The ongoing WGA strike is continuing to have wide-reaching ramifications even just a week after it began—but as more and more creatives publicly come out in support of writing staff striking for living wages and job protections in an industry seeking to automate their work, the more some are having to tackle the tough question of what happens to shows that keep on production in the meantime.
In a lengthy post on his personal site Not a Blog released over the weekend, George R.R. Martin—who of course on top of being a novelist is also a member of the WGA for his screenwriting work, and therefore also on strike—went deep on his support for his fellow writers, as well as to, of course, remind people that this does not affect The Winds of Winter in any way imaginable. But he also took the opportunity to discuss the multiple adaptations of his work that are in various stages of production at the moment, including House of the Dragon season two, which has been the focus of ire for its announced intent to keep filming without writers on set.
As Martin himself explained, the strike means that no changes can be made to scripts as of May 1—no line alterations, no re-writes to accommodate an actor’s performance idea or production logistics on the day of filming, no nothing. This is a vital element of the writing process even well after scripts are “locked” and part of the reason why shows like House of the Dragon or Andor continuing production during the strike has proven controversial to audiences in the last week. But in spite of that, Martin insists that House of the Dragon will be fine.
“Across the ocean, the second season of House of the Dragon started filming April 11 and will continue in London and Wales. The scripts for the eight s2 episodes were all finished months ago, long before the strike began,” Martin wrote. “Every episode has gone through four or five drafts and numerous rounds of revisions, to address HBO notes, my notes, budget concerns, etc. There will be no further revisions. The writers have done their jobs; the rest is in the hands of the directors, cast and crew… and of course the dragons.”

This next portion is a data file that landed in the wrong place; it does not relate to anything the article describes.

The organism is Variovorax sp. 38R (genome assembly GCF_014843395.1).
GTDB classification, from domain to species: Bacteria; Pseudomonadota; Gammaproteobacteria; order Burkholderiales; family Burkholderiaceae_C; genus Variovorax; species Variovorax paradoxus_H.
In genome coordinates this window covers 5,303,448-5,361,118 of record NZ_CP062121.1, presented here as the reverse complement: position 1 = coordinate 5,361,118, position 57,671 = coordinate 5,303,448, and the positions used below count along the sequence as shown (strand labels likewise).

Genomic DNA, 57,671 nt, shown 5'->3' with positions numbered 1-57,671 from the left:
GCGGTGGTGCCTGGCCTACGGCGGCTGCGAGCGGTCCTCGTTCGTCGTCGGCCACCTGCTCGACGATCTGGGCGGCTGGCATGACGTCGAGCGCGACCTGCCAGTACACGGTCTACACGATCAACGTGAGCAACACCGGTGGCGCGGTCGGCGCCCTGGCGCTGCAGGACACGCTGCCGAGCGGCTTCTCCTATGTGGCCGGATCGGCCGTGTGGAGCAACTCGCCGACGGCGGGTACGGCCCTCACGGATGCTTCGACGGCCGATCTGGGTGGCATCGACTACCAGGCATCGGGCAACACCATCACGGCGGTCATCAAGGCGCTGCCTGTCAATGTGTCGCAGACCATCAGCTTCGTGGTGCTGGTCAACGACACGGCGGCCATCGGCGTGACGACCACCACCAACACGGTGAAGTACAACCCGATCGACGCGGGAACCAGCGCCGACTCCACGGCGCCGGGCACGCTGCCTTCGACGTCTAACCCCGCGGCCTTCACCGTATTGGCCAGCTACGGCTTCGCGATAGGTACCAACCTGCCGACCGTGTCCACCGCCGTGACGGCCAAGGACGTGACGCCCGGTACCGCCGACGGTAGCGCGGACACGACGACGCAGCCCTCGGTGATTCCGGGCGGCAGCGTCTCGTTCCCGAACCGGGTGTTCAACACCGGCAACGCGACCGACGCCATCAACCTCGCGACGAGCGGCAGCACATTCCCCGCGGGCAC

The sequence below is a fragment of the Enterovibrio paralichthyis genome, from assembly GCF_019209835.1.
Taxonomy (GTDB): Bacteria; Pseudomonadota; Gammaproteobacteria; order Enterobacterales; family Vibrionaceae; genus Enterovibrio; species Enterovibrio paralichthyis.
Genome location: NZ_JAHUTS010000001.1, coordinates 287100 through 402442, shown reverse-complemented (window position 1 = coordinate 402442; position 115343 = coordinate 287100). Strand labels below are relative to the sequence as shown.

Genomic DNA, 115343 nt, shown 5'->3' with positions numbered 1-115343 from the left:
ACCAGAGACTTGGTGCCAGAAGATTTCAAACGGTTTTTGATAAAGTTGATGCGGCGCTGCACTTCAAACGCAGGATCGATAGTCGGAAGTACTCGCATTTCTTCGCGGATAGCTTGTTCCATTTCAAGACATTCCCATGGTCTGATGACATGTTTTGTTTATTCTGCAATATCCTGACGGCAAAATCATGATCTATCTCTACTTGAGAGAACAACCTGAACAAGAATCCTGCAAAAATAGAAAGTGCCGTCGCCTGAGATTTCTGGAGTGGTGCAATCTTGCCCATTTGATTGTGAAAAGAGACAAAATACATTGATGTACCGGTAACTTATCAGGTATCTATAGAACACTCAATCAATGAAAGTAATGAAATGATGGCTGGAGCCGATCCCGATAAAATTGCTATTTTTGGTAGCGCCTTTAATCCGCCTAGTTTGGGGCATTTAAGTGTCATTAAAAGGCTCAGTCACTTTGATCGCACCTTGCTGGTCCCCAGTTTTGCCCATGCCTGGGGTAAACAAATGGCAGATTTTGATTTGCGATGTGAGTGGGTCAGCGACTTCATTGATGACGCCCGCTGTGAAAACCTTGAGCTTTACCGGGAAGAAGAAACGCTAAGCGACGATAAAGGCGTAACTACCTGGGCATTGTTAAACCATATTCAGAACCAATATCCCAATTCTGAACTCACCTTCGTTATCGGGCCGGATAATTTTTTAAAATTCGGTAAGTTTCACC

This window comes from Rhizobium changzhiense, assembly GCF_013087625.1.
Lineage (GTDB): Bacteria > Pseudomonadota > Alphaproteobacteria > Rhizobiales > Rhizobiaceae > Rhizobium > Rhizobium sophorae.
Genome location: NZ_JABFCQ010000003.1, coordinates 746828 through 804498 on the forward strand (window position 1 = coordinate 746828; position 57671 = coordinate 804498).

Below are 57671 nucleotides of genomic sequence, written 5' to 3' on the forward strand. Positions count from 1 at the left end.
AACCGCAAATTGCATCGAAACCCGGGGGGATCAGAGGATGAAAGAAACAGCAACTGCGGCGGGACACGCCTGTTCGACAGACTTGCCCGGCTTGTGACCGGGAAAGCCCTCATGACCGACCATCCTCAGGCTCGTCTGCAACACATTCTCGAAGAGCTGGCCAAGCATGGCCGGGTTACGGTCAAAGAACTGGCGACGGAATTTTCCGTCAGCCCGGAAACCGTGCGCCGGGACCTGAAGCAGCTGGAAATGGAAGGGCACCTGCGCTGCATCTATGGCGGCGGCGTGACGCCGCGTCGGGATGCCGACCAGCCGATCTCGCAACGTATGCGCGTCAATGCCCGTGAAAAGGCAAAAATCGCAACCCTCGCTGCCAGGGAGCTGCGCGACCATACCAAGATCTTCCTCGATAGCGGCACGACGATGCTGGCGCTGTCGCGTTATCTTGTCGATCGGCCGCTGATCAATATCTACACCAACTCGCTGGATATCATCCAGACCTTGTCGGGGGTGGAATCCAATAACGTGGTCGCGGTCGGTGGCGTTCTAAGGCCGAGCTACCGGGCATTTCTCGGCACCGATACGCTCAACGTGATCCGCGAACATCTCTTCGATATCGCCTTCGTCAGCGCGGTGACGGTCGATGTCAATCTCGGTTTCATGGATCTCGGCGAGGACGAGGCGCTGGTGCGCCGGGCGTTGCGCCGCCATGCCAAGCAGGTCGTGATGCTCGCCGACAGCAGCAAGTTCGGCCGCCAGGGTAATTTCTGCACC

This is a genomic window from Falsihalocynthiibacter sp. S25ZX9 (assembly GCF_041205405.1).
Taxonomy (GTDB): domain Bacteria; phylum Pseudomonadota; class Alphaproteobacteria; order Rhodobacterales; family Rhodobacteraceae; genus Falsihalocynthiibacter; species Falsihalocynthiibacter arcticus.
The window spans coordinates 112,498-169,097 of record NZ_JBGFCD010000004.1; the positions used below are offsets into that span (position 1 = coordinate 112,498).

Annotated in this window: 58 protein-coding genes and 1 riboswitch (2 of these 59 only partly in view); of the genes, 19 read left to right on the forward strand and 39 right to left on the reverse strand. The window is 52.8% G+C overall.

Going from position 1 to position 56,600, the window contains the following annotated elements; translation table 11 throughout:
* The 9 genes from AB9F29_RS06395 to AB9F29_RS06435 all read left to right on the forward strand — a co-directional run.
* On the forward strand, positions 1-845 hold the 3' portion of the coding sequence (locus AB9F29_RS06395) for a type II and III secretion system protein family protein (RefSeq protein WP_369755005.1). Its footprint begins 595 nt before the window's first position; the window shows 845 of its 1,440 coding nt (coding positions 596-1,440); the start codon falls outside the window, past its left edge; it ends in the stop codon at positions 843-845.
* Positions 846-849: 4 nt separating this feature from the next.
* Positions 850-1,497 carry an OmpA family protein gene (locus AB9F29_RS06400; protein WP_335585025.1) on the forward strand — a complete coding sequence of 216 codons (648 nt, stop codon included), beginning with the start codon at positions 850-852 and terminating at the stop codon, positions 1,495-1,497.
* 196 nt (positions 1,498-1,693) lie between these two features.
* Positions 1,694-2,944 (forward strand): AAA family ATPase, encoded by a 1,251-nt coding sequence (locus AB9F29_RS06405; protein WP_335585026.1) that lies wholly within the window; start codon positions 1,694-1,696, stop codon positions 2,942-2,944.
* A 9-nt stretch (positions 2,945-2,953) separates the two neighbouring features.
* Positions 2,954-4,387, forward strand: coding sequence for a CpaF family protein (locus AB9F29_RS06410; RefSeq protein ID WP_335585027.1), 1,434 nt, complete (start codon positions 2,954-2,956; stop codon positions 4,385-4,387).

This doesn’t change some of the concerns around the importance of having writers on set during filming already established, but Martin is not exactly explaining this to defend the studios that are not accepting the WGA’s demands, either.
“I have been through several of these [strikes] since I first started writing for television and film in 1986. The 1988 strike, the first I was a part of, lasted 22 weeks, the longest in Hollywood history,” Martin added. “The 2007-2008 strike, the most recent, went for 100 days. This one may go longer. The issues are more important, and I have never seen the Guild so united as it is now.”
The writer also noted that the strike is being supported by other productions adapting his work. The recently announced Hedge Knight: Knight of the Seven Kingdoms series, adapting his Dunk and Egg novellas, has paused its writers room for the duration of the strike, while the future of the adaptation of Wild Cards, which has been passed on by Peacock, will now be decided after the strike is over.
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